The numbers are alarming. The average cost of living in the Tahoe region is 10 times higher than the national average. Approximately 45 percent pay 30 percent or more of their income on housing, which means many Tahoe households may have difficulties paying for groceries, clothing, transportation, and medical care. Eighteen percent of households in Tahoe are considered very low-income, while 42.4 percent of the workforce are in the low-paying food service, accommodation, recreation, and retail industries. Add in that 65 percent of the homes in North Tahoe and Truckee are usually vacant second homes, and you have a crisis on your hands. The numbers tell a story, but it is the year-round residents of North Tahoe and Truckee that paint the picture for how dire the local housing situation really is. The Moonshine Ink staff hit the streets gathering stories to kick off our Housing Crisis series. From living in cars, to dealing with no heat, and moving out of the area altogether, these 20 profiles show the stark reality and high cost of “living the dream” in Tahoe/Truckee.

Sources: Tahoe Prosperity Center, U.S. Department of Housing and Urban Development, 2014 Tahoe Regional Housing Needs Program Report, North Tahoe Regional Workforce Housing Needs Assessment

When Amanda Calderon came to Truckee in 2013 on a J-1 work visa from Chile, she didn’t expect to fall in love. But, she met Mathieu Pergens at a party, they got married in July 2014, and then had a baby girl, Sylvia, exactly one year later. While Calderon, 27, loves Truckee and wants to stay here with her family, the housing situation has put her in a precarious place. First, she and her husband lived in an in-law studio with no bathroom until they found a 300-square-foot apartment for $800 a month on Moraine Rd. in Truckee a year ago. In November, a pipe burst and the apartment flooded, leaving the couple and their baby homeless. They rented an Airbnb apartment for $50 a night, thinking it would be temporary. Then, they lived in the Truckee Lodge for a couple weeks until Calderon and baby Sylvia moved in with Pergens’ mother in Humboldt County. Pergens, who works for Truckee Overhead Door, is staying in a room of their former landlord’s house. Calderon, a chef who cannot work due to her visa status, has been searching for an apartment or house for her family to live in so they can be reunited. “She is starting to crawl already and he’s missing it,” Calderon said. “If you’re not looking [for a house] every 5 to 15 minutes, you’re screwed, and I have a baby to take care of.” ~ KF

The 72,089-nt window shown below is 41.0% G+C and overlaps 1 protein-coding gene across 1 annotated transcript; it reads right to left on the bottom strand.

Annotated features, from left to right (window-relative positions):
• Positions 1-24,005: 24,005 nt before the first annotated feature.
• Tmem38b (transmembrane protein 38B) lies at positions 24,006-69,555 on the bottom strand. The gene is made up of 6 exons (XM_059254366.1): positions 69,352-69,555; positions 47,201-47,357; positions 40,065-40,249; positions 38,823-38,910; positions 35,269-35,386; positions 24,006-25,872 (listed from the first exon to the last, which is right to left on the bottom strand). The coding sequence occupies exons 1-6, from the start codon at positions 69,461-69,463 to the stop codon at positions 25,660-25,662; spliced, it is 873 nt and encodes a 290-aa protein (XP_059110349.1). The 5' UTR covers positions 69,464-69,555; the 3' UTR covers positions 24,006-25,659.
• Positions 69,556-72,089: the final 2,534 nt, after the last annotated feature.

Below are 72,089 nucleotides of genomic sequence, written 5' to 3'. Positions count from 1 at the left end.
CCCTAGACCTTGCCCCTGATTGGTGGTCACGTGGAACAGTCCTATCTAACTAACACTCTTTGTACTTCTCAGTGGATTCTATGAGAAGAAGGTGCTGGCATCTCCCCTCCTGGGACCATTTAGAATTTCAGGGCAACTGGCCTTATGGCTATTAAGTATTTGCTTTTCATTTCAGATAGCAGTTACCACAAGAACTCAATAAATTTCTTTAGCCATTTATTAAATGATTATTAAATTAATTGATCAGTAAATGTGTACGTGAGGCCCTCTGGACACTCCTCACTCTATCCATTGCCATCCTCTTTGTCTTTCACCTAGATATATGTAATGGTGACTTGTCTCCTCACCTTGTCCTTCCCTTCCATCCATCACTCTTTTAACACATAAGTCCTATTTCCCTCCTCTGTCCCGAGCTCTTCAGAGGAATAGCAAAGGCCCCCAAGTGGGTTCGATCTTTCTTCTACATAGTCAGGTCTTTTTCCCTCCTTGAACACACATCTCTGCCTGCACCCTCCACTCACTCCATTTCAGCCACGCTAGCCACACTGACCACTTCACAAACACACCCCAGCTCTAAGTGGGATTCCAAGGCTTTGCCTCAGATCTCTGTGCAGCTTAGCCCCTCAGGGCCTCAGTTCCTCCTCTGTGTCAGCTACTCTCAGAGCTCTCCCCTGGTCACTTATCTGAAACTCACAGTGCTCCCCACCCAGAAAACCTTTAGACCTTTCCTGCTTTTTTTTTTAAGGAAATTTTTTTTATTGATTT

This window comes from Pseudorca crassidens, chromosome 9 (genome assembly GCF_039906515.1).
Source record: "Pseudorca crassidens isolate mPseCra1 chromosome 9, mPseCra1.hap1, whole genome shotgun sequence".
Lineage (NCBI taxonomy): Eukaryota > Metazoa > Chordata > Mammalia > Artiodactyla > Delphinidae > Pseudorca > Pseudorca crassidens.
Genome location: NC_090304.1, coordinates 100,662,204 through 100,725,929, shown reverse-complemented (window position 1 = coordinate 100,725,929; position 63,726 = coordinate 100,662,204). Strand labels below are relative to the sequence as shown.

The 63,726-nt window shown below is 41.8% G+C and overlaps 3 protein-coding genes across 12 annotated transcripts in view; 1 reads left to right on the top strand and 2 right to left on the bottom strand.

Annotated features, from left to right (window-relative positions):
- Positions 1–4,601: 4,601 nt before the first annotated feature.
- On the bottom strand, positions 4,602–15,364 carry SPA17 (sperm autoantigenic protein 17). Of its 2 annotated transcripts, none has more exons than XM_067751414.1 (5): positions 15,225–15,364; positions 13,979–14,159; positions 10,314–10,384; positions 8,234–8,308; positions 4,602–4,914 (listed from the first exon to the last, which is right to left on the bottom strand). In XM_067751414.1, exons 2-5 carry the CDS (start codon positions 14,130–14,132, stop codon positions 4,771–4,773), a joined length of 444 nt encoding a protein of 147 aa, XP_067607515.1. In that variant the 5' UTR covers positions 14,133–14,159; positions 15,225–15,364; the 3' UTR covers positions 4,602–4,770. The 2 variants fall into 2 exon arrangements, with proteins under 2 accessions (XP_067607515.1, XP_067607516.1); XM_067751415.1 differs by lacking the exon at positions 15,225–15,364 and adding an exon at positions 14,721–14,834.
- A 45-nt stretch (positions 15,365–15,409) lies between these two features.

Porkchop is homeless. Or, maybe, “professional transient” is a more appropriate term, as most nights he finds a roof to sleep under. A real Kings Beach personality, Porkchop estimates he has lived, rented, crashed, slept — you name it — in more than 250 different places since he moved to Tahoe in 1991 from Manhattan. Home for Porkchop, 50, has been anything from park benches, to friends’ couches, to his own temporary place, to short-term housesitting gigs, to backyard sheds — he truly has seen it all. He keeps his belongings in a friend’s shed and carries just a small bag with the essentials. Porkchop and I sat down to talk housing at The Grid Bar & Grill, one of his favorite Kings Beach haunts, coincidently, just after he had visited the North Tahoe Family Resource Center in Kings Beach, to inquire about affordable housing options. He left with a sheet of paper outlining the affordable options in Kings Beach, arguably one of the cheaper places to live around the lake, where his best option — given there is even space available — would be a studio apartment costing him $625/month. That’s not necessarily an affordable option for a guy who recently went off welfare through the acquisition of a new job working as a caretaker in Carnelian Bay. Porkchop, who is also a diabetic, does not choose to be homeless; he simply cannot afford the high cost of rent in the Truckee/North Lake Tahoe region and this forces him to the streets. ~ AG